The supposition that the author was one and the same with the beloved disciple is often advanced as a means of insuring that the evangelist did witness Jesus' ministry.Two other passages are advanced as evidence of the same - and . does not claim that the author was the one who witnessed the scene but only that the scene is related on the sound basis of eyewitness.There is a case to be made that John, the son of Zebedee, had already died long before the Gospel of John came to be written.It is worth noting for its own sake, even though the "beloved disciple" need not be identified with John, the son of Zebedee.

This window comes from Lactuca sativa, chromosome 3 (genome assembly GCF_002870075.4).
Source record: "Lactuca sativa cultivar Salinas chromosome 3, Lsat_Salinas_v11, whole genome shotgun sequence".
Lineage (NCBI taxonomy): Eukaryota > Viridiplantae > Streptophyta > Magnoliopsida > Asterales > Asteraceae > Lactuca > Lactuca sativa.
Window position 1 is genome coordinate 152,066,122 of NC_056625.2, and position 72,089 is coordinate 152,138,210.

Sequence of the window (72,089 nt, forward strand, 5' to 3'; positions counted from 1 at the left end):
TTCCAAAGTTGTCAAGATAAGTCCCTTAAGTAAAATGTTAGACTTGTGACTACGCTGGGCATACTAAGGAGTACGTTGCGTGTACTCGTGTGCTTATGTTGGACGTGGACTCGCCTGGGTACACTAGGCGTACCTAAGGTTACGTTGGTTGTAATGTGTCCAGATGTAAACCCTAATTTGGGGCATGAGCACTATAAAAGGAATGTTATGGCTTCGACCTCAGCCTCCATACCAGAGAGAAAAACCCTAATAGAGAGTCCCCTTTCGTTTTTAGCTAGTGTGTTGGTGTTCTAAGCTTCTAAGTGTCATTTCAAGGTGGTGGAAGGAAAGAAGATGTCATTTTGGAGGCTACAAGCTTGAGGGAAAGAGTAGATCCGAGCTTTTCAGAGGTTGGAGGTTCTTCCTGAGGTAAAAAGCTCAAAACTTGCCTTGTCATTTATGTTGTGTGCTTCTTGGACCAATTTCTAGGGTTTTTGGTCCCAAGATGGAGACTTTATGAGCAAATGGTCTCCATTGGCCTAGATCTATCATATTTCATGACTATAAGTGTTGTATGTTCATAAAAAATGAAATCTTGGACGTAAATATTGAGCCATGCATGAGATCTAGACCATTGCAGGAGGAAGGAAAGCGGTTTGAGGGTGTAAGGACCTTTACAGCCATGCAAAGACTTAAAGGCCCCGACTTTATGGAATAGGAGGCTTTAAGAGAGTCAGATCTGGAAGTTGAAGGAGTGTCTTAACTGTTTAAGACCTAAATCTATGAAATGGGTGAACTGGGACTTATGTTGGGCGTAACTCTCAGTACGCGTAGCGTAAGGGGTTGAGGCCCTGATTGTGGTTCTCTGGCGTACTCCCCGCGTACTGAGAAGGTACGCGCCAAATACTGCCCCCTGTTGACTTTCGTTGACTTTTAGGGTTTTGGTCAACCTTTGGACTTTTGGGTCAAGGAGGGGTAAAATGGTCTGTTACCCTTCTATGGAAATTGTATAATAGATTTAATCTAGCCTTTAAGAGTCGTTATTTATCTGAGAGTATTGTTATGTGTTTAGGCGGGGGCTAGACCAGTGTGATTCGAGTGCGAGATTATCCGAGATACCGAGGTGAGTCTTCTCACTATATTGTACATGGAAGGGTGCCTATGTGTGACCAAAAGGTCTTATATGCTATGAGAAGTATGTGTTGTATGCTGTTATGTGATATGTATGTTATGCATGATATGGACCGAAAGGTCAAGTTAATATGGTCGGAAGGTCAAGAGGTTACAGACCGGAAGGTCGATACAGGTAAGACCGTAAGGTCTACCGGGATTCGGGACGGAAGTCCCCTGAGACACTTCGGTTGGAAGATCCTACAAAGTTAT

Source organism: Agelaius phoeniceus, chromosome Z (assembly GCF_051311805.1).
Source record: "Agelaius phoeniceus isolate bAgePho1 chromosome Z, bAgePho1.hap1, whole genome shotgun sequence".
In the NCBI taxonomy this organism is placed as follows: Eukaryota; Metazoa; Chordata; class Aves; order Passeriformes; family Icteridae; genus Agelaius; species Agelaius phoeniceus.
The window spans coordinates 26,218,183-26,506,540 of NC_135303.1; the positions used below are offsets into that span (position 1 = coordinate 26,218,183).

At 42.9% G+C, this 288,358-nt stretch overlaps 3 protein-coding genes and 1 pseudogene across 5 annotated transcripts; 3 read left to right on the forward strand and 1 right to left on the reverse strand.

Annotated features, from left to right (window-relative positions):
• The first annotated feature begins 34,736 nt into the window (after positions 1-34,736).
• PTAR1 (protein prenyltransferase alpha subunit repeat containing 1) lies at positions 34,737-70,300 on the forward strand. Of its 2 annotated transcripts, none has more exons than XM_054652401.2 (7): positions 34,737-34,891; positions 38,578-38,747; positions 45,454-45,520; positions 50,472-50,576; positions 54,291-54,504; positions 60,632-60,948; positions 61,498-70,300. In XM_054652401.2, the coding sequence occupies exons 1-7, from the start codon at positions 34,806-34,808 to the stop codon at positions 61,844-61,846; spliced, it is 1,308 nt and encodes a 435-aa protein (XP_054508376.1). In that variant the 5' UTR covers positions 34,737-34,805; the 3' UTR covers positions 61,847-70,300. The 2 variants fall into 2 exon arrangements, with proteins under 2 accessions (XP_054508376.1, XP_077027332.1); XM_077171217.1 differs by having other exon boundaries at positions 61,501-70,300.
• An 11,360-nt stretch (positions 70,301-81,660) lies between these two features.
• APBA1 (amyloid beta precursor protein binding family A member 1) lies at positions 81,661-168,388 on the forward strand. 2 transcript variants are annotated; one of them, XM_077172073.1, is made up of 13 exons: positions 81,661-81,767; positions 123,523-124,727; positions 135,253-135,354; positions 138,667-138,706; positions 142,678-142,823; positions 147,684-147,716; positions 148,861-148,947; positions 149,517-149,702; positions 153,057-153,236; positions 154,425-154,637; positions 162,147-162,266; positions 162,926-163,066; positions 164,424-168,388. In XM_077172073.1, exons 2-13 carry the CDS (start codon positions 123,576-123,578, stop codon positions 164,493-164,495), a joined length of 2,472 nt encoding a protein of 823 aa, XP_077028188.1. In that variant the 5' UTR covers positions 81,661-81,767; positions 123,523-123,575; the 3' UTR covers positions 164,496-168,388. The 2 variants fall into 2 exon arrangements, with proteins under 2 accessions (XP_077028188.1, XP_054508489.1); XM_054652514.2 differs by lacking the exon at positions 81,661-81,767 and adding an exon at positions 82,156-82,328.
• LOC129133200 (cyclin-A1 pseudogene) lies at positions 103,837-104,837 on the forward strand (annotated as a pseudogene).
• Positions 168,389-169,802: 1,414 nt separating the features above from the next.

In his ninth century Chronicle in the codex Coislinianus, George Hartolos says, "[John] was worth of martyrdom." Hamartolos proceeds to quote Papias to the effect that, "he [John] was killed by the Jews." In the de Boor fragment of an epitome of the fifth century Chronicle of Philip of Side, the author quotes Papias: Papias in the second book says that John the divine and James his brother were killed by Jews. 369-370): "That Papias source of information is simply an inference from Mark -40 or its parallel, Matt. None the less, this Marcan passage itself affords solid ground.
No reasonable interpretation of these words can deny the high probability that by the time these words were written [ca.